Before they leave, the mailman switches the toy bag with his own bag of junk mail and kidnaps Martini. After the sleigh lands at the first house and Olive realizes what has happened, Olive uses the mailman's scent to track him and scares the mailman out of his wits as he thinks Olive is a Ghost. Martini uses a jack-in-the-box to scare the mailman, who hits the window and is knocked unconscious. They retrieve the presents and rescue Martini, and then deliver the presents to the world

Lost in a fog, Olive guides them back to the North Pole by smelling the gingerbread cookies Ms. Claus baked. As a present, Olive is given a pair of antlers to wear. She goes home and makes amends with Tim, who is glad that she does not care if she is different from other dogs.

Meantime, bound with packing tape and cardboard wings, the mailman is put in the penguin exhibit in the zoo in place of Martini, and Martini becomes the new mailman, while everyone enjoys Christmas Day.

<a href="http://www.youtube.com/v/7QfdLbpITc0" target="_blank" class="new_win">http://www.youtube.com/v/7QfdLbpITc0</a>

Festival: Christmas
Total Points: 34
3/12 Lists
Highest Placement: 9 (Anais)


Offline D.B. Barnes

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Re: LOC 55: The Top 51 Winter Holiday Characters
« Reply #70 on: December 22, 2011, 07:15:04 AM »

#31 - Olive, the Other Reindeer
?

Festival: Christmas
Total Points: 34
3/12 Lists
Highest Placement: 9 (Anais)

Completely forgot about Olive. I think the one drawback to this list was the complete lack of those big example lists that are so good for jogging one's memory about such things.
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Offline Tripe

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Re: LOC 55: The Top 51 Winter Holiday Characters
« Reply #71 on: December 22, 2011, 07:43:41 AM »
Yes, you'd think, given the universality of solstice centred festivals, that there would be a good list somewhere but there really wasn't.


Offline D.B. Barnes

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Re: LOC 55: The Top 51 Winter Holiday Characters
« Reply #72 on: December 22, 2011, 07:48:44 AM »
Yes, you'd think, given the universality of solstice centred festivals, that there would be a good list somewhere but there really wasn't.

Seriously, when this list is done, it'll be the most comprehensive holiday character list on the innerwebs.
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Offline Tripe

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Re: LOC 55: The Top 51 Winter Holiday Characters
« Reply #73 on: December 22, 2011, 12:26:26 PM »
Isn't there anyone who knows all about


#30 - Max, the Grinch's dog
?


Prof.Linus Van Pelt
Sure, I can tell you all about Max, the Grinch's dog

but I think I'll save it for
Spoiler (click to show/hide)

<a href="http://www.youtube.com/v/6S3KM92s-pg" target="_blank" class="new_win">http://www.youtube.com/v/6S3KM92s-pg</a>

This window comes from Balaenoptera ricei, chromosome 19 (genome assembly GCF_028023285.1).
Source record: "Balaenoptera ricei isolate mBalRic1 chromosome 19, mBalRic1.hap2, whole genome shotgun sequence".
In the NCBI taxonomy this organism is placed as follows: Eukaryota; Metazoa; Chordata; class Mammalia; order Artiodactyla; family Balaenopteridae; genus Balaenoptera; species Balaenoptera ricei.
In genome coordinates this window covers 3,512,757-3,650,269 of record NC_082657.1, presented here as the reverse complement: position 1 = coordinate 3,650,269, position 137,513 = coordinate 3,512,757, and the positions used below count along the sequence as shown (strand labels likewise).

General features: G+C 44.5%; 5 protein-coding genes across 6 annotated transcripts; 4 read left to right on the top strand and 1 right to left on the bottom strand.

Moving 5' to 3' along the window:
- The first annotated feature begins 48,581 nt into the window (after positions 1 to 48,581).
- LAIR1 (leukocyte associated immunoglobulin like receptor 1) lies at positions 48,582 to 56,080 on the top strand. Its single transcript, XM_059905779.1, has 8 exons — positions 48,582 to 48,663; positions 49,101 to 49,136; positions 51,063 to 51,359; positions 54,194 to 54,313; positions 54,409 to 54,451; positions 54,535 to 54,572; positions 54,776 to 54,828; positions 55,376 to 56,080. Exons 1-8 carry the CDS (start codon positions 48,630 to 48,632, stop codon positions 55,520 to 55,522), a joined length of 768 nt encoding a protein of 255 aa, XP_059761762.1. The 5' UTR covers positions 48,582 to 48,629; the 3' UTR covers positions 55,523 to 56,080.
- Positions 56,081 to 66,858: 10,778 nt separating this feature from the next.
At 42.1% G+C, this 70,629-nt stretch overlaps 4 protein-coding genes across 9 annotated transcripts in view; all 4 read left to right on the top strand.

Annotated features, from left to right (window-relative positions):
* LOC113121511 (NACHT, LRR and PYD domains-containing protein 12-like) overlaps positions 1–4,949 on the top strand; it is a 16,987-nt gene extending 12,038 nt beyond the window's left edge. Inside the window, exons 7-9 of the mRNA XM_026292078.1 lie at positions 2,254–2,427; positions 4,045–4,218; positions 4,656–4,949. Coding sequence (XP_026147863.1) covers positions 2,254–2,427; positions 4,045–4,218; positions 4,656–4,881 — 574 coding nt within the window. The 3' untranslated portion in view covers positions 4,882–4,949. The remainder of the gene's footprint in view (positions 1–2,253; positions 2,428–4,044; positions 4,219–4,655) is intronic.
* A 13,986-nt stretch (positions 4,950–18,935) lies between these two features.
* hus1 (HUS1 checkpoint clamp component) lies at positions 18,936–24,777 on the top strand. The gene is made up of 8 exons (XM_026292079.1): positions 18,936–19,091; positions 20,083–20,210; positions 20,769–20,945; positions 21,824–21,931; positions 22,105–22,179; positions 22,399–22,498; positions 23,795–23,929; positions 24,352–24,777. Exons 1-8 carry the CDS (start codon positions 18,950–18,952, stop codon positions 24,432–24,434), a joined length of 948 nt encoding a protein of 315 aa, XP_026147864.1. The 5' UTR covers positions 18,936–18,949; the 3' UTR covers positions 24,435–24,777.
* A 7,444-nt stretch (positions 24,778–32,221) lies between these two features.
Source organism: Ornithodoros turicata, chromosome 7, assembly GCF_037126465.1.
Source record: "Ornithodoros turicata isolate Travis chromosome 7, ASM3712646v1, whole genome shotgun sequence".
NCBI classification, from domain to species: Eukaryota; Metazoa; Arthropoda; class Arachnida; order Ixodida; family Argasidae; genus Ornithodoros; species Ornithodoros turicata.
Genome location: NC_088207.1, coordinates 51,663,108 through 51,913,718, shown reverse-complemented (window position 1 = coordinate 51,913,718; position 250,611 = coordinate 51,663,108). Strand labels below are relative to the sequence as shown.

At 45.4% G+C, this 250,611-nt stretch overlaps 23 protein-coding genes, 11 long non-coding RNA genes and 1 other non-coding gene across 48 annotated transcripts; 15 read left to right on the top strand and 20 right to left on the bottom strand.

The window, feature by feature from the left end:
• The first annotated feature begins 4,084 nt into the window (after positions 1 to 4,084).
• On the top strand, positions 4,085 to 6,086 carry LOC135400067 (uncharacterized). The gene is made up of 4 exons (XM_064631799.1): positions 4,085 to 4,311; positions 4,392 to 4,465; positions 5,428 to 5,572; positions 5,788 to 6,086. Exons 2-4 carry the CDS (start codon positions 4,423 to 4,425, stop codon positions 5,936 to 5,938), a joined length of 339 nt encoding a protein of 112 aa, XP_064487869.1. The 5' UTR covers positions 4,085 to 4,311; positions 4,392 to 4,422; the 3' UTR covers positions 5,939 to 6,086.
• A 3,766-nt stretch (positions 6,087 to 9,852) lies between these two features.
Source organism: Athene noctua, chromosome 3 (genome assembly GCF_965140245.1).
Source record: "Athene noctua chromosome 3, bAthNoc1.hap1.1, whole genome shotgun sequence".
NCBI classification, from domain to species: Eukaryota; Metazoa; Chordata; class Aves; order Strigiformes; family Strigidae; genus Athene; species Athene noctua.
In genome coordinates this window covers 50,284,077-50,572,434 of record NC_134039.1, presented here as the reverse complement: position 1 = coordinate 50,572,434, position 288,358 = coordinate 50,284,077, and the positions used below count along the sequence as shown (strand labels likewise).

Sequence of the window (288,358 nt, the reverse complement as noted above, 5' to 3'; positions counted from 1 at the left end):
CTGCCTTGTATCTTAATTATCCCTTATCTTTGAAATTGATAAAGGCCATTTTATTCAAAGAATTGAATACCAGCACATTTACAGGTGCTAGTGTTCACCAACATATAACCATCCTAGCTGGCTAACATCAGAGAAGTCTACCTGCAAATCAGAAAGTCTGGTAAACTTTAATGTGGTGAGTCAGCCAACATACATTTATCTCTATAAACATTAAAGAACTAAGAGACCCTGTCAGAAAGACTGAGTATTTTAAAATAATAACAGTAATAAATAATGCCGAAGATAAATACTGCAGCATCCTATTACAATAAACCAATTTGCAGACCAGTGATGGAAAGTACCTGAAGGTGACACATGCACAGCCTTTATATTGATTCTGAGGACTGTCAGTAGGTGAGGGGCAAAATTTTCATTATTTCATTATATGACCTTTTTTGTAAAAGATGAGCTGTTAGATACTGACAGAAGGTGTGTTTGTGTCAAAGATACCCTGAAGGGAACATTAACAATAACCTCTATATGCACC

Festival: Christmas
Total Points: 35
3/12 Lists
Highest Placement: 12 (Johnny Unusual)


Offline a pretty girl is like

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Re: LOC 55: The Top 51 Winter Holiday Characters
« Reply #74 on: December 22, 2011, 12:31:52 PM »
Isn't there anyone who knows all about


# 33- The Magi
?


Prof.Linus Van Pelt
Sure,  I can tell you all about

Lights, please: In the time of King Herod, after Jesus was born in Bethlehem of Judea, wise men from the East came to Jerusalem, asking, "Where is the child who has been born king of the Jews? For we observed his star at its rising, and have come to pay him homage." When King Herod heard this, he was frightened, and all Jerusalem with him; and calling together all the chief priests and scribes of the people, he inquired of them where the Messiah was to be born. They told him, "In Bethlehem of Judea; for so it has been written by the prophet: 'And you, Bethlehem, in the land of Judah, are by no means least among the rulers of Judah; for from you shall come a ruler who is to shepherd my people Israel.'" Then Herod secretly called for the wise men and learned from them the exact time when the star had appeared. Then he sent them to Bethlehem, saying, "Go and search diligently for the child; and when you have found him, bring me word so that I may also go and pay him homage." When they had heard the king, they set out; and there, ahead of them, went the star that they had seen at its rising, until it stopped over the place where the child was. When they saw that the star had stopped, they were overwhelmed with joy. On entering the house, they saw the child with Mary his mother; and they knelt down and paid him homage. Then, opening their treasure chests, they offered him gifts of gold, frankincense, and myrrh. And having been warned in a dream not to return to Herod, they left for their own country by another path.

<a href="http://www.youtube.com/v/BCVnuEWXQcg" target="_blank" class="new_win">http://www.youtube.com/v/BCVnuEWXQcg</a>

Festival: Christmas
Total Points: 32
2/12 Lists
Highest Placement: 4 (Tripe)


Did you lump my vote in for Balthazar with this, Tripe? 
I'm all out for kicks...and every inch of me spells EXCITEMENT!